The Washington PostDemocracy Dies in Darkness

Majority of older people with hypertension don’t check blood pressure

High blood pressure usually has no symptoms, amping up the importance of regular testing

(iStock)

Less than half — 48 percent — of older Americans who have high blood pressure (hypertension) or a health issue related to their blood pressure check their blood pressure regularly, according to research published in the journal JAMA Network Open.

That was found to be the case even though most of them (62 percent) said they had been encouraged by their physician to do home monitoring. High blood pressure can lead to serious health problems, but it usually has no symptoms, amping up the importance of testing.

The findings stem from data from a nationally representative sample of 2,023 people ages 50 to 80, part of the University of Michigan’s ongoing National Poll on Healthy Aging. Some participants had high blood pressure only, while others had such health issues as diabetes, heart disease, heart failure or kidney disease.

Over 1.2 billion people around the world suffer from hypertension

High blood pressure can lead to those conditions and others, such as vision loss, memory problems, dementia, stroke and even death, but the researchers noted that home monitoring has been linked to better and lower blood pressure readings.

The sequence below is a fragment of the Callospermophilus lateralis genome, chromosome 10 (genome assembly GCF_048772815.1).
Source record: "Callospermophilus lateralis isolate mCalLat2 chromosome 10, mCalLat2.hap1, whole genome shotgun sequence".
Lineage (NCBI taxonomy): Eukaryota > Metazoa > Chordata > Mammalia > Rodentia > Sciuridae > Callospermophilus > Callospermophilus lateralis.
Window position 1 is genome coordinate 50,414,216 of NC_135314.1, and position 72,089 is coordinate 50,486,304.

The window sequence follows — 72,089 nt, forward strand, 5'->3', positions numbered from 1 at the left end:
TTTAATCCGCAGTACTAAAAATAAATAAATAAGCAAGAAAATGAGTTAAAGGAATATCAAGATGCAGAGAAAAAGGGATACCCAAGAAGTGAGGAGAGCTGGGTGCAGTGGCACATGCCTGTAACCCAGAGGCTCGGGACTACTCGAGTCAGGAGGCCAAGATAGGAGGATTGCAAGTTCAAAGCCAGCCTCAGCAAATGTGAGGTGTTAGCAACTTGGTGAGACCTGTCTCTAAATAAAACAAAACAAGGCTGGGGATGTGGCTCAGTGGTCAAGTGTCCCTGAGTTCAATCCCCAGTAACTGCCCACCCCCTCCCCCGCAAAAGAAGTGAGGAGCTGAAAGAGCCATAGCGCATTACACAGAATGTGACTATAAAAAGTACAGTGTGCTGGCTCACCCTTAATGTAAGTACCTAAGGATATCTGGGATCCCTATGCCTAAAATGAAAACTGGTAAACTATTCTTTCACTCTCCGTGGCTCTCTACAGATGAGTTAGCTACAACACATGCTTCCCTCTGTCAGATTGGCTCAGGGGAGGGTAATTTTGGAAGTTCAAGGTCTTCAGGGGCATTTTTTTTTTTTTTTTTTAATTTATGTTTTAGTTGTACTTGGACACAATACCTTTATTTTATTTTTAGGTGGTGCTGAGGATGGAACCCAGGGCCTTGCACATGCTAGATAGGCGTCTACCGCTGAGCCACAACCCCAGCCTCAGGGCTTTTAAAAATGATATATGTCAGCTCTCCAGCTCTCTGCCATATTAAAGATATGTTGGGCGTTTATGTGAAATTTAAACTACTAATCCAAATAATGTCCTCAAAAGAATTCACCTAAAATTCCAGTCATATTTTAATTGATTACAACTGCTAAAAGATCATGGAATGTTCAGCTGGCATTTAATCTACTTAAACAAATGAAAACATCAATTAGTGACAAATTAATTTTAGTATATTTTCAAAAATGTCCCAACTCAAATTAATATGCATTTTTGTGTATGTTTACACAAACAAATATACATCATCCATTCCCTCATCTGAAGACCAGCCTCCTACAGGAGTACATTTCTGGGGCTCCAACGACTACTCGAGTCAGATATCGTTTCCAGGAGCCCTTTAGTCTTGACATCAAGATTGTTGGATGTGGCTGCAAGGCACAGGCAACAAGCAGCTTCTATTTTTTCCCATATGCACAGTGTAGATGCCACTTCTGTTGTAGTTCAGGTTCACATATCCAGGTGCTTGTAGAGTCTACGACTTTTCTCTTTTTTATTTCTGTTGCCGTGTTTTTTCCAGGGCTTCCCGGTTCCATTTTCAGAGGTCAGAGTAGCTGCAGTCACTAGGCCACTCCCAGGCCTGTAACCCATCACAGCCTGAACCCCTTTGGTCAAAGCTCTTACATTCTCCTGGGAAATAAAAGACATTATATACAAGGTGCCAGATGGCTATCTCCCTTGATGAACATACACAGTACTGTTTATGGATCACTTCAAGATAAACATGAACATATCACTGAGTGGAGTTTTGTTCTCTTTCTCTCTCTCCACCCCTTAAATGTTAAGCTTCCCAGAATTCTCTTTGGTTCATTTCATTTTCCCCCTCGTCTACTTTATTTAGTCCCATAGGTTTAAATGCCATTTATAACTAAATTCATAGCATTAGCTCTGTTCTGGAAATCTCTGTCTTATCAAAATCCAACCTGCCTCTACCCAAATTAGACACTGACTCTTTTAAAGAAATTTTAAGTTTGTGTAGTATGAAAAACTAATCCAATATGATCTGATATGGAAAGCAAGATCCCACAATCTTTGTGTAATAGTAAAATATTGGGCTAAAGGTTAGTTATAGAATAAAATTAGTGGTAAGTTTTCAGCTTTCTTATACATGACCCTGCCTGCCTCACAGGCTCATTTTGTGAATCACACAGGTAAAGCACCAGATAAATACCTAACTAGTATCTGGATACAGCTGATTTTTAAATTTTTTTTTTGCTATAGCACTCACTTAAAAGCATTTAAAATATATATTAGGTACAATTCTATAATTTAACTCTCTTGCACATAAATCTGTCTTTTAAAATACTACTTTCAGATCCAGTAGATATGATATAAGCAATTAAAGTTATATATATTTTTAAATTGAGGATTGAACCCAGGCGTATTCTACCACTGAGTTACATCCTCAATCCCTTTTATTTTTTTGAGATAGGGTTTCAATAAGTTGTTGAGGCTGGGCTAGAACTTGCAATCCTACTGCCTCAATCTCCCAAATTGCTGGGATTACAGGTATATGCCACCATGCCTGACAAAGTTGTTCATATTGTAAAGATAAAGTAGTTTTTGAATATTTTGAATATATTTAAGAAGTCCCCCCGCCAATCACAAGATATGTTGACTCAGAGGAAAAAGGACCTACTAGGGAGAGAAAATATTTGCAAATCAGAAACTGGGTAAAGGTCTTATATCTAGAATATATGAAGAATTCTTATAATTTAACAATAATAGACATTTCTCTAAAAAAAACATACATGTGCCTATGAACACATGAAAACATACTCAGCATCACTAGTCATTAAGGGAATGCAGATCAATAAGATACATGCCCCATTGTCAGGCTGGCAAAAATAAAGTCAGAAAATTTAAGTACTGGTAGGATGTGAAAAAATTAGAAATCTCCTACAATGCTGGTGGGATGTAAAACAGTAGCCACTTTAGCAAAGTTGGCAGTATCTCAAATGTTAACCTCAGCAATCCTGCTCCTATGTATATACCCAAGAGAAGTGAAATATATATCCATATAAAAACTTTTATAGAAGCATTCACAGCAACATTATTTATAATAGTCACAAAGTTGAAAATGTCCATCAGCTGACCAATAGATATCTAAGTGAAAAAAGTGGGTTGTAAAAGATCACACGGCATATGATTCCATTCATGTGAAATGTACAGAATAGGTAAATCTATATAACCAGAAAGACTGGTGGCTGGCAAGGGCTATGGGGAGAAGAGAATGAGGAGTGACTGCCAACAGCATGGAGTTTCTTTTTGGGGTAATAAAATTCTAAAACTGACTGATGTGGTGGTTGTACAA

A blood pressure test measures the force that the heart uses to pump blood throughout the body. Test results are expressed in two numbers, with the first representing the amount of pressure that the flow of blood puts on artery walls as the heart beats (called systolic blood pressure) and the second number representing the pressure on artery walls while the heart rests between beats (diastolic pressure).

The American Heart Association considers a reading of 120/80 to be normal blood pressure and consistent readings of 130/80 or higher to indicate high blood pressure. About 70 percent of U.S. adults 65 and older have high blood pressure, but many do not know they have it, according to the Centers for Disease Control and Prevention.

This article is part of The Post’s “Big Number” series, which takes a brief look at the statistical aspect of health issues. Additional information and relevant research are available through the hyperlinks.

Loading...